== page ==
Analytics 2020 Year in Review: 5 Lessons Shaping New and Future Strategies

The disruptions caused by COVID-19 have forced companies to reinvent themselves in dozens of ways, including how they invest in and execute analytics capabilities. Across industries and geographies, companies are “adopting and scaling AI and analytics much more rapidly than they previously thought possible” in direct response to the disruptions caused by COVID-19, according to a November 2020 McKinsey analysis.

Now, we’re collectively facing a future where remote work is normalized and the next global disruption is just over the horizon. Analytics decision-makers need long-term solutions, not only to support new, insights-driven roles in their organizations but also to amplify business preparedness in the face of future disruptions.

5 Emerging Best Practices As Analytics Continues to Evolve

By Q4 2020, more than 60% of firms globally had chief data officers (CDOs), Forrester reports, “and for the first time since we’ve started measuring insights-driven business maturity … fewer than half of organizations rank as [analytics] ‘beginners.’” To get a firmer grasp on this evolving landscape, let’s examine the prevailing cultural and analytics trends of business in 2020—identifying what we learned and what will prevail as new best practices in the years to come. We believe the following five strategies will instill confidence in your employees as you support them with flexibility and resiliency, under any circumstances.

1. Business leaders will adopt a long-term, formal approach to managing remote work.

Despite an abrupt shift in early 2020 to remote work environments, companies and their employees are embracing strategies and technologies that take remote activity into account as a default. With greater security, accessibility, and self-service capabilities, leading companies are even exceeding normal levels of user performance. As we observed in April 2020, companies are “not only improving how users access critical analytics features but also enriching their experiences and results in the process.”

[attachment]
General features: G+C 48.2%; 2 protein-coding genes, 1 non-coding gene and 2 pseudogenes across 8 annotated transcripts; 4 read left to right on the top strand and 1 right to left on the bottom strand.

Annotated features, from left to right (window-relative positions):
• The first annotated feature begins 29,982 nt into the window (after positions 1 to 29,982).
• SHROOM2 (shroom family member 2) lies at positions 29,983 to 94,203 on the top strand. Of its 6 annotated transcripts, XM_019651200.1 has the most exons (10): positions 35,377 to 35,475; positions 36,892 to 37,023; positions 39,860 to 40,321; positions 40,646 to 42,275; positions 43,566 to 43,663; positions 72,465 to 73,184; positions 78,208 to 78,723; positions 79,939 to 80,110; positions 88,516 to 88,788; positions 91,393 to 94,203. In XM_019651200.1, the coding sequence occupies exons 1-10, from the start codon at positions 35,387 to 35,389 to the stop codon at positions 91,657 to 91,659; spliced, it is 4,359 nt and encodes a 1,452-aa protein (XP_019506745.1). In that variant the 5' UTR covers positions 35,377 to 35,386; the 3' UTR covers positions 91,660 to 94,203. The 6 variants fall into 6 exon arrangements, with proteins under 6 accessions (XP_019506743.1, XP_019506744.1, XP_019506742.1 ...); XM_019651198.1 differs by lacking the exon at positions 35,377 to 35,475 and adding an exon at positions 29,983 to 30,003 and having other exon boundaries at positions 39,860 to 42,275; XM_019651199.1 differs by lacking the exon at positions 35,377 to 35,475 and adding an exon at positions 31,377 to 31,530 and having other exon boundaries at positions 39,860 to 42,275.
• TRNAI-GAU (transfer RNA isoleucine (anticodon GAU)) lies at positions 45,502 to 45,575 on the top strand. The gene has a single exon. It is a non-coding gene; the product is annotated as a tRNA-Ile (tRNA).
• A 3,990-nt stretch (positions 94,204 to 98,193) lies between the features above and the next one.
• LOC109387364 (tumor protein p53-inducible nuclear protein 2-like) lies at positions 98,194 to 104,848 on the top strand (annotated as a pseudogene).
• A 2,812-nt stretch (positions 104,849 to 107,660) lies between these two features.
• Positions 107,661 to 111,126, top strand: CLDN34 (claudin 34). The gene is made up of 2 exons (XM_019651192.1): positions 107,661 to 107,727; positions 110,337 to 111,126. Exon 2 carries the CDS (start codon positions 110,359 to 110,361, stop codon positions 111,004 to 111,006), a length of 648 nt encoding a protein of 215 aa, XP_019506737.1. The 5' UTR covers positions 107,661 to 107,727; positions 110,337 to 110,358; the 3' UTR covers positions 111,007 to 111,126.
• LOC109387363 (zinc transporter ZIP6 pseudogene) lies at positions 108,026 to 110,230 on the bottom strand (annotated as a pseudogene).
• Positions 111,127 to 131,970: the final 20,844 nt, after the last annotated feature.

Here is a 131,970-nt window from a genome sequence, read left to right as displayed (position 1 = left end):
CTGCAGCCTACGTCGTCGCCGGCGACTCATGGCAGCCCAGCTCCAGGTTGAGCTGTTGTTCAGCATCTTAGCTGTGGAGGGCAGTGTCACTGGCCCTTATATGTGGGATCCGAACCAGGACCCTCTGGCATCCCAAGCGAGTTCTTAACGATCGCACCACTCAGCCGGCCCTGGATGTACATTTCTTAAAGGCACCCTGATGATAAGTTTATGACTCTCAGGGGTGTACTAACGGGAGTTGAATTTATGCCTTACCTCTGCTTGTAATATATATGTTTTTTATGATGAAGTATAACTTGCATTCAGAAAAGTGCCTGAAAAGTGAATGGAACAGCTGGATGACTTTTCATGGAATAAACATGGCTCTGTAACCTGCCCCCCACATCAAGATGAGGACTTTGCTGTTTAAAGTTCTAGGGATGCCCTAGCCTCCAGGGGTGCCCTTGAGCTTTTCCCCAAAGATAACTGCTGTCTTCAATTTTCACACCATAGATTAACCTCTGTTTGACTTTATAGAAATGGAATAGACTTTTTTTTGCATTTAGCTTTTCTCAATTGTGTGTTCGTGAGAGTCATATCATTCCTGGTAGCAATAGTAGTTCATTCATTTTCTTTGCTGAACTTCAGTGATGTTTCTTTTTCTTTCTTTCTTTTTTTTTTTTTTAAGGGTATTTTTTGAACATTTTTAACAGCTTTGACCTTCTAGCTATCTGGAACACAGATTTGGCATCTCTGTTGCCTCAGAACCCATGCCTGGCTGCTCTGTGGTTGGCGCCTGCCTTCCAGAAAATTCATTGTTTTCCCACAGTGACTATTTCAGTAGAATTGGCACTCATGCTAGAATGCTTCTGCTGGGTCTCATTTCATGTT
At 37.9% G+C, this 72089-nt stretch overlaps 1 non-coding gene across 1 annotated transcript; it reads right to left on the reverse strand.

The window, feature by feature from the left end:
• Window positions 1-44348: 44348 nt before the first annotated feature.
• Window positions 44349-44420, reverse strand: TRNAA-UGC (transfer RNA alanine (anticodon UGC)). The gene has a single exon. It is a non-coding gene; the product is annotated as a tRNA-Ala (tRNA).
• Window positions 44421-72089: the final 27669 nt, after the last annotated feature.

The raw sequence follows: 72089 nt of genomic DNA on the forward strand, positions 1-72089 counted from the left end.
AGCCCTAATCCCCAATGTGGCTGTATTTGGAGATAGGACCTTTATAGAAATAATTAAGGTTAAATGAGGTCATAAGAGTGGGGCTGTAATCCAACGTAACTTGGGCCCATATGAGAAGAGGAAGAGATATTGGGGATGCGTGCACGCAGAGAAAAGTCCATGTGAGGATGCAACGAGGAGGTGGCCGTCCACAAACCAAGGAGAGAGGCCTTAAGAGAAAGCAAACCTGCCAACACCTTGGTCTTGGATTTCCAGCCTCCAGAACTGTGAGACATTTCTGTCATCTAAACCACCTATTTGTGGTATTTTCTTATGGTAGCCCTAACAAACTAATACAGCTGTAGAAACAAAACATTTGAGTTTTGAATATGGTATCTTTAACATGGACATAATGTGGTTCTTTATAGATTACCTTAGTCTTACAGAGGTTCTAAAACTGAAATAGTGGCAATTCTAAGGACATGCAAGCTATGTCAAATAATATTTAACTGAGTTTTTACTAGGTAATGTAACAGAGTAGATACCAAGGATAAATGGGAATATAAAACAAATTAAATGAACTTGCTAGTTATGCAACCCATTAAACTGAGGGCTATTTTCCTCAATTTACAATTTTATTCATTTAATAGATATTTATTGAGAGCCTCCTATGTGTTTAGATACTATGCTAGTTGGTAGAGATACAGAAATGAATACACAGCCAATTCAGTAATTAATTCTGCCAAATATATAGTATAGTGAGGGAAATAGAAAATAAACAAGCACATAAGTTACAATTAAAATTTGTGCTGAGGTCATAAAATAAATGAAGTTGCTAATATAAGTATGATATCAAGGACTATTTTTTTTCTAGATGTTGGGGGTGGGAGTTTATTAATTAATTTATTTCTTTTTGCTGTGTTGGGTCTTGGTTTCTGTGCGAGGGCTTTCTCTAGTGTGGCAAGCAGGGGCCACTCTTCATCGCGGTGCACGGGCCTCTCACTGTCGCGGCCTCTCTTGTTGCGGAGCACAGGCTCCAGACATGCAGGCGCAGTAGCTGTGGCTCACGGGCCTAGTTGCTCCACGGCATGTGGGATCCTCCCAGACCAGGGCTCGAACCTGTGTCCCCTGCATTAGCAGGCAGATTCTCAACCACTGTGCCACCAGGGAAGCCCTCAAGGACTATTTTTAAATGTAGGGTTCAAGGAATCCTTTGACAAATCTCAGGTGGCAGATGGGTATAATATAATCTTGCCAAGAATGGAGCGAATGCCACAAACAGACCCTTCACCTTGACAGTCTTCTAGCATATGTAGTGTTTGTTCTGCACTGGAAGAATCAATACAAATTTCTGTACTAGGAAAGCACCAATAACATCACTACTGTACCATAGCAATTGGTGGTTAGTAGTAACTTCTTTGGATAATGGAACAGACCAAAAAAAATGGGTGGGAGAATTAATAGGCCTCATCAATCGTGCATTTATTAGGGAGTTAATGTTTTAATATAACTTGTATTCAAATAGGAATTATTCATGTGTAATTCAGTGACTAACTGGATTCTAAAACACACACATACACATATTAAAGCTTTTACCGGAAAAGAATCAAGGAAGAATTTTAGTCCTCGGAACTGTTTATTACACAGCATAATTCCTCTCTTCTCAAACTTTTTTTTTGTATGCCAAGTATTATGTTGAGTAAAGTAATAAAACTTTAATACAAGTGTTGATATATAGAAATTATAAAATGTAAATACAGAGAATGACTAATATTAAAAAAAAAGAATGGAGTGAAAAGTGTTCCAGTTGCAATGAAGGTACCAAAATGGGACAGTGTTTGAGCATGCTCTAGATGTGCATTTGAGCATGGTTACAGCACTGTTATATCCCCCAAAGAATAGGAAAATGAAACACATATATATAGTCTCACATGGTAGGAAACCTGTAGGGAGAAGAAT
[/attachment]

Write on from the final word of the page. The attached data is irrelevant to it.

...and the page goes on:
Business leaders can start by envisioning full cycles of decision-making processes taking place in a single, common digital environment. When team members’ touchpoints intersect, insights and decision-making happen faster and more effectively, even from different locations.

2. Data science and business teams will collaborate more effectively with each other.

Collaborative features built directly into business intelligence tools have grown abruptly in their adoption, despite years of delayed progress. In collaborative environments that support self-service, data storytelling, and democratized data access, once tedious interactions between data scientists and business users are becoming streamlined. Employees who haven’t seen their colleagues for 8 to 10 months have nonetheless managed to collaborate successfully as a result.

In their AI and analytics predictions for 2021, PwC notes that “the top [analytics] choices … have one thing in common: They cross the entire organization.” Indeed, we observed in May 2020 that analytics tools that span the organization help employees develop and share the insights they need, securing better decision-making capabilities even among geographically dispersed teams. Decision-makers must invest in democratized data and governance that support cross-department collaboration, and they must improve once-manual processes through dedicated tools.